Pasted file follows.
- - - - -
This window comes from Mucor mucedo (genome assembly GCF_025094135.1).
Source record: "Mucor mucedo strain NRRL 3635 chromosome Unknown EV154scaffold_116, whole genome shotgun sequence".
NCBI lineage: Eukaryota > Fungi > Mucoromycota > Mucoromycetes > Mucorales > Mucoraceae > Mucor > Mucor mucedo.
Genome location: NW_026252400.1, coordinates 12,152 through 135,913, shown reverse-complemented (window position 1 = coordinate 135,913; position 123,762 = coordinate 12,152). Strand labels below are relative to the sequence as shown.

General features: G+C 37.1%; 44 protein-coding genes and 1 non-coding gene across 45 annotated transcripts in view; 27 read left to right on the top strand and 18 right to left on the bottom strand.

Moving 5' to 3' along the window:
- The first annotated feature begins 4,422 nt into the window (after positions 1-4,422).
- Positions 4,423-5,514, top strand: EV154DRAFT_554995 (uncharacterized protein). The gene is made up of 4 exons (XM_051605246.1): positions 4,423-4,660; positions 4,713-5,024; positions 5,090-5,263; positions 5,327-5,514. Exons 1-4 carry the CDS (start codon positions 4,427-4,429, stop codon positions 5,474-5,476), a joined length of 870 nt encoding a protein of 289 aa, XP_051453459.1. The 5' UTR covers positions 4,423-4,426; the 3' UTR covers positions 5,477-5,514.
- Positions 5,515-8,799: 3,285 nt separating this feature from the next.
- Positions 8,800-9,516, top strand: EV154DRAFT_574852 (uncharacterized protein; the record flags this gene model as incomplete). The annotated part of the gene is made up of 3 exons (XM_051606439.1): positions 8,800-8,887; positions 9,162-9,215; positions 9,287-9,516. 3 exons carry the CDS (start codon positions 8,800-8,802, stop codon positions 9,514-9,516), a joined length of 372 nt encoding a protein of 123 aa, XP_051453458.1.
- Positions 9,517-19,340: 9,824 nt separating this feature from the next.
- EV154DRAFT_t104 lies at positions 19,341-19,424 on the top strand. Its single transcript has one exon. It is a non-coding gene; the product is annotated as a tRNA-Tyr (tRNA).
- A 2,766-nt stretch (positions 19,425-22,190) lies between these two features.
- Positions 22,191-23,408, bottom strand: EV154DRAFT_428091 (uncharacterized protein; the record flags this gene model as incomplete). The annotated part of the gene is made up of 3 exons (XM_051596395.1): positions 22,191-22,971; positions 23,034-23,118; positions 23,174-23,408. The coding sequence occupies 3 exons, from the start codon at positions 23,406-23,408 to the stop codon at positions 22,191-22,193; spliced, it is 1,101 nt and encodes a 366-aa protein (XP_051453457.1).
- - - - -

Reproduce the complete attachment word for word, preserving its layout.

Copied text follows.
This window comes from Mucor mucedo (genome assembly GCF_025094135.1).
Source record: "Mucor mucedo strain NRRL 3635 chromosome Unknown EV154scaffold_116, whole genome shotgun sequence".
NCBI lineage: Eukaryota > Fungi > Mucoromycota > Mucoromycetes > Mucorales > Mucoraceae > Mucor > Mucor mucedo.
Genome location: NW_026252400.1, coordinates 12,152 through 135,913, shown reverse-complemented (window position 1 = coordinate 135,913; position 123,762 = coordinate 12,152). Strand labels below are relative to the sequence as shown.

General features: G+C 37.1%; 44 protein-coding genes and 1 non-coding gene across 45 annotated transcripts in view; 27 read left to right on the top strand and 18 right to left on the bottom strand.

Moving 5' to 3' along the window:
- The first annotated feature begins 4,422 nt into the window (after positions 1-4,422).
- Positions 4,423-5,514, top strand: EV154DRAFT_554995 (uncharacterized protein). The gene is made up of 4 exons (XM_051605246.1): positions 4,423-4,660; positions 4,713-5,024; positions 5,090-5,263; positions 5,327-5,514. Exons 1-4 carry the CDS (start codon positions 4,427-4,429, stop codon positions 5,474-5,476), a joined length of 870 nt encoding a protein of 289 aa, XP_051453459.1. The 5' UTR covers positions 4,423-4,426; the 3' UTR covers positions 5,477-5,514.
- Positions 5,515-8,799: 3,285 nt separating this feature from the next.
- Positions 8,800-9,516, top strand: EV154DRAFT_574852 (uncharacterized protein; the record flags this gene model as incomplete). The annotated part of the gene is made up of 3 exons (XM_051606439.1): positions 8,800-8,887; positions 9,162-9,215; positions 9,287-9,516. 3 exons carry the CDS (start codon positions 8,800-8,802, stop codon positions 9,514-9,516), a joined length of 372 nt encoding a protein of 123 aa, XP_051453458.1.
- Positions 9,517-19,340: 9,824 nt separating this feature from the next.
- EV154DRAFT_t104 lies at positions 19,341-19,424 on the top strand. Its single transcript has one exon. It is a non-coding gene; the product is annotated as a tRNA-Tyr (tRNA).
- A 2,766-nt stretch (positions 19,425-22,190) lies between these two features.
- Positions 22,191-23,408, bottom strand: EV154DRAFT_428091 (uncharacterized protein; the record flags this gene model as incomplete). The annotated part of the gene is made up of 3 exons (XM_051596395.1): positions 22,191-22,971; positions 23,034-23,118; positions 23,174-23,408. The coding sequence occupies 3 exons, from the start codon at positions 23,406-23,408 to the stop codon at positions 22,191-22,193; spliced, it is 1,101 nt and encodes a 366-aa protein (XP_051453457.1).